Pasta lovers may not know plant breeder Curtis Pozniak, but they ll get a taste of his work in the near future when they tuck into a plate of their favourite pasta dish.
That s because 2011 marks the first year of significant commercial production of CDC Verona, a new durum wheat variety used primarily for pasta. Developed by Pozniak at the University of Saskatchewan s Crop Development centre, CDC Verona is the first new durum variety to be released commercially in 19 years from the Centre. With Canada supplying up to 60 per cent of the world s durum needs, it won t take long for Pozniak s work to go global.
Technology is really advancing quite rapidly in the area of genomics research and understanding key genes that influence desirable traits, says Pozniak. Application of this technology to plant breeding is starting to gain steam, and will allow us to follow key genes within our breeding program using DNA testing.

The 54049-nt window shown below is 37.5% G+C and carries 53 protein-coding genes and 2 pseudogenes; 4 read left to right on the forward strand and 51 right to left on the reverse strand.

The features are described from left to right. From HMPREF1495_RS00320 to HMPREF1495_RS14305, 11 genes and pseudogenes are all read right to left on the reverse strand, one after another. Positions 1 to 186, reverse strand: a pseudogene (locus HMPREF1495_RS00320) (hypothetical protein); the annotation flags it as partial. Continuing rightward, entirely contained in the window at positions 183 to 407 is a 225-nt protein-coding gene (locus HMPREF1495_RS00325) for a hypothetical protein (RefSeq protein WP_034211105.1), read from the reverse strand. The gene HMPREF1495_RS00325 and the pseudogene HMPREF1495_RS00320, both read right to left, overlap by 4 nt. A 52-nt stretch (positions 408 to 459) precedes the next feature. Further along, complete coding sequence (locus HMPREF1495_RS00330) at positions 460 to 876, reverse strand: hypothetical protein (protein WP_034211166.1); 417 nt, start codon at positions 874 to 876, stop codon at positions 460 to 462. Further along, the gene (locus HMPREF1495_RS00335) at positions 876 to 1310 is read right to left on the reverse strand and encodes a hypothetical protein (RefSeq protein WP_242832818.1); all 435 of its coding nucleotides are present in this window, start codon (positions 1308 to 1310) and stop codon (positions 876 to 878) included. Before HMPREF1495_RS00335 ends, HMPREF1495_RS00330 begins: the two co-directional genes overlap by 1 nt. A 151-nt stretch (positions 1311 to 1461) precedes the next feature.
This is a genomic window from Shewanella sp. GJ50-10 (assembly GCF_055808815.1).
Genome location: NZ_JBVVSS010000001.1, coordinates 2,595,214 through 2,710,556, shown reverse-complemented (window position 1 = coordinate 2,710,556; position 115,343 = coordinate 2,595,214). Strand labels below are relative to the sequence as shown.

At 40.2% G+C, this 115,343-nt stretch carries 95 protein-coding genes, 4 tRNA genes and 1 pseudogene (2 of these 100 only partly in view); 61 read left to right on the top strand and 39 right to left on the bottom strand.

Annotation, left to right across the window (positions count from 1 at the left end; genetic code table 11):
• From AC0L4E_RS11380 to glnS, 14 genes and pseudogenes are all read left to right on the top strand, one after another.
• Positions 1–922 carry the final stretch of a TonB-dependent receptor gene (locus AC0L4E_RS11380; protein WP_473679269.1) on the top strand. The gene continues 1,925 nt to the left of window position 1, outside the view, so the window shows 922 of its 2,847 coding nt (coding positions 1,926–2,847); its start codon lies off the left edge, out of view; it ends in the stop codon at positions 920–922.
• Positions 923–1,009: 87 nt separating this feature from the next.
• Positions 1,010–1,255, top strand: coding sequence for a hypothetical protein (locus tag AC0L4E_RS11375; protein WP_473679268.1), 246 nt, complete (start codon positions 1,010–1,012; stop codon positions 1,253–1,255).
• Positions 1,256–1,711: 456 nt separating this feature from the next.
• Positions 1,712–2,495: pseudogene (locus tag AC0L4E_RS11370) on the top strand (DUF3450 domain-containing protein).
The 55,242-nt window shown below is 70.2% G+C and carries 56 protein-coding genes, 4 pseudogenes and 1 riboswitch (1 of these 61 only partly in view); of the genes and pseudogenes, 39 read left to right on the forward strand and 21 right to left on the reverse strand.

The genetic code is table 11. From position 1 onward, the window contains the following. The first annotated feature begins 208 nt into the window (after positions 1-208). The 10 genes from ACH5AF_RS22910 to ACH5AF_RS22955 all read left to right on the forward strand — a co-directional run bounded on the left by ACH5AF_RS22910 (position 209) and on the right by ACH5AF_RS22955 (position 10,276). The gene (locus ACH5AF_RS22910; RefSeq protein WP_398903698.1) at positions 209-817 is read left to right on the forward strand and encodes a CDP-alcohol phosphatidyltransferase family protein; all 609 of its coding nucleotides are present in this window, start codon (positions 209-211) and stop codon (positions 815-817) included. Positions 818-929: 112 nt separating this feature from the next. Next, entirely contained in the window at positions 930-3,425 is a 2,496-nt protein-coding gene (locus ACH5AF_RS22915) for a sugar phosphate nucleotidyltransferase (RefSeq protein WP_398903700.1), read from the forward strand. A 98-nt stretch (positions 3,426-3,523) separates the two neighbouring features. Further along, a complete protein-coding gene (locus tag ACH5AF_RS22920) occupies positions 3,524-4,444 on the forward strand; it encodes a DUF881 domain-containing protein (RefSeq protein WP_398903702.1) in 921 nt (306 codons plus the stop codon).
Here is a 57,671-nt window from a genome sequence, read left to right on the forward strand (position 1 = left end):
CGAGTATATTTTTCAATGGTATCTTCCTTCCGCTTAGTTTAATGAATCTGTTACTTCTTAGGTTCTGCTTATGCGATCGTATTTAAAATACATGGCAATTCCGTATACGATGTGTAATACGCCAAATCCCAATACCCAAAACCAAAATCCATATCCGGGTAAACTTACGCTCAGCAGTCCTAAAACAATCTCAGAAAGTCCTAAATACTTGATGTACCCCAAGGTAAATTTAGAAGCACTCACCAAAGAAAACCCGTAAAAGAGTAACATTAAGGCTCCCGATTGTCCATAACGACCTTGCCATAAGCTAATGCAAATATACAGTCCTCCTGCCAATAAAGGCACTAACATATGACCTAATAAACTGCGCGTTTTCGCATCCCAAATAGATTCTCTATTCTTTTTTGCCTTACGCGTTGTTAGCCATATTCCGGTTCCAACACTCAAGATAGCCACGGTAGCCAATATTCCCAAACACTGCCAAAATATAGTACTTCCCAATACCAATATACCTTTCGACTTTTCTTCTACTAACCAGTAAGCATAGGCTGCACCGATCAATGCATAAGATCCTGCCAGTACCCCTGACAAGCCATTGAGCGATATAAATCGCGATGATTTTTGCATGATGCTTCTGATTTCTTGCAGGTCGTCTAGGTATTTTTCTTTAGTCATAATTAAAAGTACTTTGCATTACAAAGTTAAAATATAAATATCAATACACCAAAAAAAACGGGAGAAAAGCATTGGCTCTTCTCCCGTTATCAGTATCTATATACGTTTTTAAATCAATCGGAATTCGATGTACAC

Pozniak and his colleagues will be helping blaze the genomic sequencing trail in wheat thanks to a recent three-year, $8.5-million research grant to begin the process of sequencing the genomes of the best Canadian wheat varieties. That s giving us the opportunity to look at all the genes that are present in wheat and how they contribute to yield, disease resistance and end-use quality, he says. His research team will also be contributing to developing a high quality reference sequence of wheat as part of a larger effort co-ordinated by the International Wheat Genome Sequencing Consortium.
Pozniak says that while scientific innovation is vitally important, plant breeders also need to look well into the future to foresee the long-term needs. The yield-maturity relationship is very important for Prairie farmers, as is having strong disease resistance. But breeders also have to listen to the needs of Canada s customers.
I think the role of plant breeders is to solve problems now and in the future, he says. We need to be thinking about making food production more sustainable and tackling production challenges well before they become a serious problem.